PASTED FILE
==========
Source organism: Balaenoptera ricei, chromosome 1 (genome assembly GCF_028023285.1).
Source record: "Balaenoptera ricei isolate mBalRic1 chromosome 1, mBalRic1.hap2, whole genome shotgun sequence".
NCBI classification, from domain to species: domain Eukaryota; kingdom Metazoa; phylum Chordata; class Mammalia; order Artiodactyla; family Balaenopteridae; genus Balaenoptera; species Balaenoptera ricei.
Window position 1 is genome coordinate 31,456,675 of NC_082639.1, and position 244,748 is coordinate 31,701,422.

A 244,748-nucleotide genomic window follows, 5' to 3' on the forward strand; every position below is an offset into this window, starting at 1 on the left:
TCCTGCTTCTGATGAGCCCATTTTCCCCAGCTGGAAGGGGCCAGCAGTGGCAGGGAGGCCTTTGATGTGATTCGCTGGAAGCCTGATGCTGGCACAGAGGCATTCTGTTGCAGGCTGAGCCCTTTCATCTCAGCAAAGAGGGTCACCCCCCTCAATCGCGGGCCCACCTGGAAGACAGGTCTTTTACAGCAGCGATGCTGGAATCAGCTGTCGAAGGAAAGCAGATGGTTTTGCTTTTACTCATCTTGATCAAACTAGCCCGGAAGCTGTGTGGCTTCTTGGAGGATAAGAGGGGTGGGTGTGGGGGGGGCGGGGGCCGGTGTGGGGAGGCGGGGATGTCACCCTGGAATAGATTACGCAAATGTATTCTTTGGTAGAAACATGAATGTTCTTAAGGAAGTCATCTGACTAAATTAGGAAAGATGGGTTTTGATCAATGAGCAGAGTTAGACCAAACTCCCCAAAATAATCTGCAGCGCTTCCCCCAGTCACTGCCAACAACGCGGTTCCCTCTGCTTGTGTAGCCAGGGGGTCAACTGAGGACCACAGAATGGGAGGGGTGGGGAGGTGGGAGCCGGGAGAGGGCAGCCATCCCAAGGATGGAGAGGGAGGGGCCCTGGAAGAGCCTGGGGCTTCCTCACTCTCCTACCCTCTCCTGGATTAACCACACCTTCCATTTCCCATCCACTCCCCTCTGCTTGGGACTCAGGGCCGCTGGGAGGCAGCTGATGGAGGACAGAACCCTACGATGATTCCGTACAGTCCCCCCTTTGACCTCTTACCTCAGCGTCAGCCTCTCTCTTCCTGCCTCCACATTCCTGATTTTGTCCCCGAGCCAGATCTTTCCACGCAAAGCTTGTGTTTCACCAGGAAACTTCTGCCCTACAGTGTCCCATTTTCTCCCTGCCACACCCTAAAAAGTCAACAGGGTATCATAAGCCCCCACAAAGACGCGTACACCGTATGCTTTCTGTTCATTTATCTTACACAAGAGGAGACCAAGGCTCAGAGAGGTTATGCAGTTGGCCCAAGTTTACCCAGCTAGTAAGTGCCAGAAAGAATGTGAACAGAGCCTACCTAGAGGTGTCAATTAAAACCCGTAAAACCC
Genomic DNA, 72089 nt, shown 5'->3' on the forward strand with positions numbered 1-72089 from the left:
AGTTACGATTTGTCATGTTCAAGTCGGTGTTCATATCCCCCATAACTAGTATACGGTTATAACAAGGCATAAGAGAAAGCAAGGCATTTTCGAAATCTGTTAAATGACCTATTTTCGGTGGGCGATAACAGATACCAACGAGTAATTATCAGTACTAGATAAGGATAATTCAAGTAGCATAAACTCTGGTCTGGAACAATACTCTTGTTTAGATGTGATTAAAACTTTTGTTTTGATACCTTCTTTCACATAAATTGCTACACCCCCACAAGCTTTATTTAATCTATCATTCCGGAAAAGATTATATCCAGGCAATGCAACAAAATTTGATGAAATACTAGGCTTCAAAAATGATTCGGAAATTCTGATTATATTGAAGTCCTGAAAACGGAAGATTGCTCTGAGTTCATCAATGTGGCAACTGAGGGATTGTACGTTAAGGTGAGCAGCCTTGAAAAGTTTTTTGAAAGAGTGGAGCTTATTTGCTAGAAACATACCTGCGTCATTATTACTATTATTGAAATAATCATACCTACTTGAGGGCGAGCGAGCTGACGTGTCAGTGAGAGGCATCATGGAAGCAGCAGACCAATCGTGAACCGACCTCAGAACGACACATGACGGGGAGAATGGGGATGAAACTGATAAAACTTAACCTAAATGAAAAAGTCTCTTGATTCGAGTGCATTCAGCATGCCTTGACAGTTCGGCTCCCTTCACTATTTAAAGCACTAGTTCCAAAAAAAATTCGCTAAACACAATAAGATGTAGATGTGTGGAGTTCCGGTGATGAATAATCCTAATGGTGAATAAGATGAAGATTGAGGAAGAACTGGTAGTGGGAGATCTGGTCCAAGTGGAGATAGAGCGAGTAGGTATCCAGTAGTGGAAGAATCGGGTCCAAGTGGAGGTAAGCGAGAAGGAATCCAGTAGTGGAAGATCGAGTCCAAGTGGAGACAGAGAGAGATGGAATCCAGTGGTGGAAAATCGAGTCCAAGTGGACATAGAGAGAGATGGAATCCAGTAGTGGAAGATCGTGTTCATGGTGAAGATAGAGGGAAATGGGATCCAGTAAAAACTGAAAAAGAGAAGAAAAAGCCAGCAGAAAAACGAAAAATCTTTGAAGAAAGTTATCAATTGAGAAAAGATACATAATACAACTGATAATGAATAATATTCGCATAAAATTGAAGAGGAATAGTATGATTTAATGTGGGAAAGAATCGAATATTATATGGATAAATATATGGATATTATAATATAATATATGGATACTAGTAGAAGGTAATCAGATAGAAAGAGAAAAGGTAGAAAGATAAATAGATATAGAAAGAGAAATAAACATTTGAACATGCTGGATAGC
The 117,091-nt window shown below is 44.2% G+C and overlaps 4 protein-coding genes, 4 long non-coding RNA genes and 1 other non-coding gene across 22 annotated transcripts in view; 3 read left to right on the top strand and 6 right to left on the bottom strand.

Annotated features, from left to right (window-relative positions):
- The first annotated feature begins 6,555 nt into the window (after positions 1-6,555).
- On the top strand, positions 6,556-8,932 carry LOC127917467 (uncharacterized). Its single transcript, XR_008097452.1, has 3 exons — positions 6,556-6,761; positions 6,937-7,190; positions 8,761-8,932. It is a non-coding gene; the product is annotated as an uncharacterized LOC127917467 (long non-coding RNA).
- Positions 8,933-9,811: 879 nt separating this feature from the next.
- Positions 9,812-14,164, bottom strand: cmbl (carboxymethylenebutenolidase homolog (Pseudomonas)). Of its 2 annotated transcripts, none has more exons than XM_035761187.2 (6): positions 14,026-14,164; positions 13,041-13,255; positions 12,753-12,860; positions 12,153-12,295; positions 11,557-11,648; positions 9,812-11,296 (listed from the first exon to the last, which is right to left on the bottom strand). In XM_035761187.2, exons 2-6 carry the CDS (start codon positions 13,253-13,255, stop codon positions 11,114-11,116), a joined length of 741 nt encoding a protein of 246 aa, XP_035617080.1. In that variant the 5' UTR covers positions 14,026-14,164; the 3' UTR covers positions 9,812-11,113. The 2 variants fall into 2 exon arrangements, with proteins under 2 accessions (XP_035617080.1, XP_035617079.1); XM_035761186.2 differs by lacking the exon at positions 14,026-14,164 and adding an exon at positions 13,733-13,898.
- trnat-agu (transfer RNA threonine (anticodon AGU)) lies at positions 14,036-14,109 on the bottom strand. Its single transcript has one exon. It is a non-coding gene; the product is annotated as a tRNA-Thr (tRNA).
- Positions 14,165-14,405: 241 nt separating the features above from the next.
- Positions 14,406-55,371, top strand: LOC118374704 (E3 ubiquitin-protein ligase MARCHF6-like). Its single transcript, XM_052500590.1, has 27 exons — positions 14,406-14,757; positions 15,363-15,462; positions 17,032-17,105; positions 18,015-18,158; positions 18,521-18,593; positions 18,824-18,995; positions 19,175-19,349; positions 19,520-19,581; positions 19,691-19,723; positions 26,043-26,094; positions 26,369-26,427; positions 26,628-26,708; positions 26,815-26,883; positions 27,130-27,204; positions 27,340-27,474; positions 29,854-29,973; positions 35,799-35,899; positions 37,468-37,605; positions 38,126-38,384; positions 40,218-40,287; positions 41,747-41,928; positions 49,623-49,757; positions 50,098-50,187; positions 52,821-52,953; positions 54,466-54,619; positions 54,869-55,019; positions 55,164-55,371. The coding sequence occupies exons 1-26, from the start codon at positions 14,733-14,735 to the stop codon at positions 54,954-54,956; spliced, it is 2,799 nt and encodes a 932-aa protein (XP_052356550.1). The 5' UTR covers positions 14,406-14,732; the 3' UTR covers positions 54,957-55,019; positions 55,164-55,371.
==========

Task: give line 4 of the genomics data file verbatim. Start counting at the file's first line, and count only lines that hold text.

Window position 1 is genome coordinate 31,456,675 of NC_082639.1, and position 244,748 is coordinate 31,701,422.